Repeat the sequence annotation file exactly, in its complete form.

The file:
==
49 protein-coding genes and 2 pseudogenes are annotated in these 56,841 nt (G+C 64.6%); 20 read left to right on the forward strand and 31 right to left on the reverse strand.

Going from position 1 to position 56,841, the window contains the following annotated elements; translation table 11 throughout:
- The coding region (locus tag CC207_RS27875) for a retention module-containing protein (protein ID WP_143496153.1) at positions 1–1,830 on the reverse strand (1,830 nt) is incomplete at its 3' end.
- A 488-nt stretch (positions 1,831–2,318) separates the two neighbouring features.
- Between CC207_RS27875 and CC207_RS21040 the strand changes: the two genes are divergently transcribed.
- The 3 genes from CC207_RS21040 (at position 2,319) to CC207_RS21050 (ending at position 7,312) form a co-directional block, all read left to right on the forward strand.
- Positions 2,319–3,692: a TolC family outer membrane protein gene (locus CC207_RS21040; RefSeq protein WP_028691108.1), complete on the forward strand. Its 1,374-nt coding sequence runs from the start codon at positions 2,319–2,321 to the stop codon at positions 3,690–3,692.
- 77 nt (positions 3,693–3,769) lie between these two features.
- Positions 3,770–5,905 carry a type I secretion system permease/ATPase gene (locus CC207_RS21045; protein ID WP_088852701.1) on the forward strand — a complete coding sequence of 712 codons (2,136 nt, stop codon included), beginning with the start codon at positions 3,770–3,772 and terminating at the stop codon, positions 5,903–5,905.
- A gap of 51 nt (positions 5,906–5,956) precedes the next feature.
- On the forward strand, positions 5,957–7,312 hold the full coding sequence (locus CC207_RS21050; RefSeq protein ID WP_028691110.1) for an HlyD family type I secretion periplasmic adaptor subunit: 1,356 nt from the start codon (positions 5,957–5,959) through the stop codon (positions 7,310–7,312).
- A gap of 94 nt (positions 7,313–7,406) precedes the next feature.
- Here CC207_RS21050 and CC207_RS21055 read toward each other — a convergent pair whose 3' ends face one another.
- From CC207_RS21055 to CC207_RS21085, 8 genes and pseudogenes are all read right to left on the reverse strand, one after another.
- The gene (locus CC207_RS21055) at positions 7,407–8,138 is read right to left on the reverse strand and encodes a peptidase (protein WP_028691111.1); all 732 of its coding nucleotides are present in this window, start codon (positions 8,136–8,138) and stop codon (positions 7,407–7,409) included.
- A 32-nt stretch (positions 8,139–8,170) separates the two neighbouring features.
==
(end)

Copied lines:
49 protein-coding genes and 2 pseudogenes are annotated in these 56,841 nt (G+C 64.6%); 20 read left to right on the forward strand and 31 right to left on the reverse strand.

Going from position 1 to position 56,841, the window contains the following annotated elements; translation table 11 throughout:
- The coding region (locus tag CC207_RS27875) for a retention module-containing protein (protein ID WP_143496153.1) at positions 1–1,830 on the reverse strand (1,830 nt) is incomplete at its 3' end.
- A 488-nt stretch (positions 1,831–2,318) separates the two neighbouring features.
- Between CC207_RS27875 and CC207_RS21040 the strand changes: the two genes are divergently transcribed.
- The 3 genes from CC207_RS21040 (at position 2,319) to CC207_RS21050 (ending at position 7,312) form a co-directional block, all read left to right on the forward strand.
- Positions 2,319–3,692: a TolC family outer membrane protein gene (locus CC207_RS21040; RefSeq protein WP_028691108.1), complete on the forward strand. Its 1,374-nt coding sequence runs from the start codon at positions 2,319–2,321 to the stop codon at positions 3,690–3,692.
- 77 nt (positions 3,693–3,769) lie between these two features.
- Positions 3,770–5,905 carry a type I secretion system permease/ATPase gene (locus CC207_RS21045; protein ID WP_088852701.1) on the forward strand — a complete coding sequence of 712 codons (2,136 nt, stop codon included), beginning with the start codon at positions 3,770–3,772 and terminating at the stop codon, positions 5,903–5,905.
- A gap of 51 nt (positions 5,906–5,956) precedes the next feature.
- On the forward strand, positions 5,957–7,312 hold the full coding sequence (locus CC207_RS21050; RefSeq protein ID WP_028691110.1) for an HlyD family type I secretion periplasmic adaptor subunit: 1,356 nt from the start codon (positions 5,957–5,959) through the stop codon (positions 7,310–7,312).
- A gap of 94 nt (positions 7,313–7,406) precedes the next feature.
- Here CC207_RS21050 and CC207_RS21055 read toward each other — a convergent pair whose 3' ends face one another.
- From CC207_RS21055 to CC207_RS21085, 8 genes and pseudogenes are all read right to left on the reverse strand, one after another.
- The gene (locus CC207_RS21055) at positions 7,407–8,138 is read right to left on the reverse strand and encodes a peptidase (protein WP_028691111.1); all 732 of its coding nucleotides are present in this window, start codon (positions 8,136–8,138) and stop codon (positions 7,407–7,409) included.
- A 32-nt stretch (positions 8,139–8,170) separates the two neighbouring features.